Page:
By Matthew M. Polka
President and CEO, ACA Connects
We live in a connected world and there’s no turning back. According to a USC Annenberg study in 2017, Americans on average spend 24 hour a week online, with 18 of those online hours taking place in the home. With Internet access serving as the vital link between consumers and so many critical functions – including education, commerce, personal communications and entertainment –ACA Connects members understand that they play a central role in the dynamic world of modern communications. They are thus committed to making the necessary investments to ensure that their networks are resilient and their customers are rarely inconvenienced by extended service interruptions.
Many ACA Connects members largely operate in rural parts of the country, including coastal regions susceptible to severe weather events, such as storm flooding, hurricanes and cyclones. ACA Connects members take seriously their responsibility to help protect life and property, and they are getting ready for hurricane season and other weather events. The National Weather Service deserves credit for the launch of Hurricane Preparedness Week (May 5-11), which reminds residents in storm-prone areas of the need to prepare now, well ahead of the life-threatening consequences that can attend hurricane season on our shores.
To maximize public safety, everyone must chip in, including ACA Connects members. As a trade association with hundreds of members all across the country, ACA Connects will do its part by keeping members informed and educated on measures to prepare for disasters. ACA Connects is also active on social media platforms like Facebook, Twitter and LinkedIn to ensure our messaging travels as far as possible.
ACA Connects members maintain close ties to those they serve. As respected members in their communities, ACA Connects members have strong local relationships, and these deep roots form a foundation of trust when ACA Connects members are working with others in their communities to respond to crises.
The people who run smaller ISPs and cable systems typically live within the communities they serve. That means their customers are friends, family neighbors, not just names next to an account number on a monthly bill. These special relationships give ACA Connects members an added incentive to deploy the most resilient communications services possible and restore service as quickly as possible in the aftermath of a major storm.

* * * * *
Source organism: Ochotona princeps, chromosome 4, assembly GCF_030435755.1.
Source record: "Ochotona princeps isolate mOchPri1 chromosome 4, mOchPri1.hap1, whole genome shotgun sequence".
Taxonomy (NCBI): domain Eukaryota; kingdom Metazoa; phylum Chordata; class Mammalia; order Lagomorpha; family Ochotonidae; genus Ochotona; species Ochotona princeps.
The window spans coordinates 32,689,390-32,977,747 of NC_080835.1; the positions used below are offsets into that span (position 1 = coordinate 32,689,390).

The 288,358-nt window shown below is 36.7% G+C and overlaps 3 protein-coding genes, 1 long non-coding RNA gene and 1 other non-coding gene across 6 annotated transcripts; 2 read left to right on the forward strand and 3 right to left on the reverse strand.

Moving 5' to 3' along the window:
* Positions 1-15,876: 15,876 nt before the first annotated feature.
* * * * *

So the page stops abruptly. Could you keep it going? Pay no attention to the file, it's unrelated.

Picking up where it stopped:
ACA Connects members take charge when disaster strikes. They devote considerable amounts of time, money and countless staff hours to rebuild damaged facilities and get service back online as quickly as possible. After Hurricane Maria – a devastating Category 5 hurricane in September 2017 — ACA Connects member Liberty Puerto Rico invested more than $130 million to rebuild its network. Federal Communications Commission Chairman Ajit Pai himself witnessed first-hand the “incredible efforts” of Liberty’s crews working around the clock to restore service.
Another ACA Connects member reported that after Cat 5 Hurricane Michael in 2018, the company spent money to replace damaged fiber lines and make other repairs at a level that exceeded its annual budget for new construction projects.
ACA Connects members must be nimble and flexible in responding to weather crises. Finding the investment dollars can be particularly challenging because smaller providers have difficulty budgeting in advance. To deal with a crisis, they end up consuming funds that they might have put to other valuable uses.
Not surprisingly, ACA Connects members maintain high standards of service reliability for strong competitive reasons. ACA Connects members’ risk of losing customers to competitors — as well as their interest in minimizing losses of customer revenue — create strong incentives to bring service back online for customers as quickly as possible after disaster strikes.
By way of example, ACA Connects documented in recent FCC filings its members’ experiences competing in the mobile wireless backhaul market. Wireless carriers are highly desirable enterprise customers, and ACA Connects members can attract their business only by providing service that meets strict specifications.
ACA Connects explained in the filing that wireless backhaul services are typically provided under contracts that spell out resiliency requirements. They also require backhaul providers to keep wireless carriers apprised of progress in rectifying outages. ACA Connects members readily provide service that meets these standards in order to stay competitive in this market.
Over the years, ACA Connects members have developed playbooks that outline in detail the steps they take to prepare for and respond to a disaster—such as prepositioning fuel and other critical assets, and making accommodations for response personnel. With Hurricane Season just around the corner, ACA Connects members are taking the opportunity to review and refine their playbooks. Earlier this week, ACA Connects held a webinar for its members on best practices for network resiliency and disaster recovery, which included a presentation from an ACA Connects member who lived through and learned from Hurricane Michael last October.
In the words of one ACA Connects member, “small size creates discipline.” Smaller operators don’t have time to waste or resources to spare in the midst of an emergency. As a matter of business necessity, they must know what to do when the time comes. Accordingly, disaster preparedness is a top priority for ACA Connects members, and ACA Connects is proud to do its part to assist members with this critical task.